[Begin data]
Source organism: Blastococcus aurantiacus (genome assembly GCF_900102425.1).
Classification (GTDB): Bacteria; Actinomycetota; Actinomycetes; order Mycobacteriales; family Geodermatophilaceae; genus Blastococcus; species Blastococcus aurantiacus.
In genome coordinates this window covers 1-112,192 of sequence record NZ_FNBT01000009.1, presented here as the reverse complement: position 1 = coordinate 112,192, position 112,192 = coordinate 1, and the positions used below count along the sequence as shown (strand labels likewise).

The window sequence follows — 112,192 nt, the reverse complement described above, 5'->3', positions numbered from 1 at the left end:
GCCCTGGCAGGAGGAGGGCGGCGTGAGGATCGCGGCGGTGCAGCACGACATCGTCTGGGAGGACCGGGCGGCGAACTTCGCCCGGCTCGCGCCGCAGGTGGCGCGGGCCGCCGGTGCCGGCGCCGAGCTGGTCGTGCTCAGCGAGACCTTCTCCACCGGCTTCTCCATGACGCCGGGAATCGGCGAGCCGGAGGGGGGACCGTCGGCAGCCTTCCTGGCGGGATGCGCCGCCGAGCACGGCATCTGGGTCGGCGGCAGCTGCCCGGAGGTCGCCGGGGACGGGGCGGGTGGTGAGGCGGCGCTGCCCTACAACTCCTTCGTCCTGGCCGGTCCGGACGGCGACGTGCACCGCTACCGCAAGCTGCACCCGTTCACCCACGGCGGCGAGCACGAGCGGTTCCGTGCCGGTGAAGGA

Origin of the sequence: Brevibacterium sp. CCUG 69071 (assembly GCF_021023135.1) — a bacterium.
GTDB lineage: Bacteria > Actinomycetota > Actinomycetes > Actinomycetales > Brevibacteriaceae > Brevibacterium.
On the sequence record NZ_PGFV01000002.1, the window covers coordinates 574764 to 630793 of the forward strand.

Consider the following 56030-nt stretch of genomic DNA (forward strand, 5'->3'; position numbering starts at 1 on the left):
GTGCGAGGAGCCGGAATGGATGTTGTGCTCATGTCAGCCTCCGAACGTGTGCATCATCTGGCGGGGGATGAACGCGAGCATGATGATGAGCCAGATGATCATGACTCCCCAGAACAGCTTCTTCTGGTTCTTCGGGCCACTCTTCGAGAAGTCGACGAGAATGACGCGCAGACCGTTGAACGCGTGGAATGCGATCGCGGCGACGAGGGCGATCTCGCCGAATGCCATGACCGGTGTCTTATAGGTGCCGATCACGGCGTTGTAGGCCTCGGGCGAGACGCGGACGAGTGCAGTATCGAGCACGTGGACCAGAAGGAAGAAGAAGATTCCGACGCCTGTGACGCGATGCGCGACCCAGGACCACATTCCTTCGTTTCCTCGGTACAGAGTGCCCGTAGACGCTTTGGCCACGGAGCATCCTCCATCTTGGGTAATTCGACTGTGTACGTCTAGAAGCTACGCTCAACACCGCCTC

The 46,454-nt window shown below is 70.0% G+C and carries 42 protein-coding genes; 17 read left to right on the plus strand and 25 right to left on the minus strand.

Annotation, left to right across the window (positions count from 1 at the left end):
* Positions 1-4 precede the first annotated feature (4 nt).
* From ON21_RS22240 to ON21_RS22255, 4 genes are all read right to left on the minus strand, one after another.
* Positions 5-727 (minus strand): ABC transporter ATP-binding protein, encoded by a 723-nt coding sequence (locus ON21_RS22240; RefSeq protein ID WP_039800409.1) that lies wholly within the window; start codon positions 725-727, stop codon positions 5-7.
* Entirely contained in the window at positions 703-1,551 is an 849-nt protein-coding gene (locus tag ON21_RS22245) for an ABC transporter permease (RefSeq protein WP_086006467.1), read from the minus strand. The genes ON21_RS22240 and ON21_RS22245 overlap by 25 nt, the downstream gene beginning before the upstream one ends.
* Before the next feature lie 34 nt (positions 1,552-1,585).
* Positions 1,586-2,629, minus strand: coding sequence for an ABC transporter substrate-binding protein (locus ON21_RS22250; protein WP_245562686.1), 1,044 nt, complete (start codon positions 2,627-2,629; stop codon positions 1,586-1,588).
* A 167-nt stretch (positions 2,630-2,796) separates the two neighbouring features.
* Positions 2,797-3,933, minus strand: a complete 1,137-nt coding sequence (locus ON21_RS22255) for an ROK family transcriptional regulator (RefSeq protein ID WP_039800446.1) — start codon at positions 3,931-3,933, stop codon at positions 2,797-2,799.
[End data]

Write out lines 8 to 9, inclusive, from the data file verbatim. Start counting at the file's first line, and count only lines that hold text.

On the sequence record NZ_PGFV01000002.1, the window covers coordinates 574764 to 630793 of the forward strand.

Consider the following 56030-nt stretch of genomic DNA (forward strand, 5'->3'; position numbering starts at 1 on the left):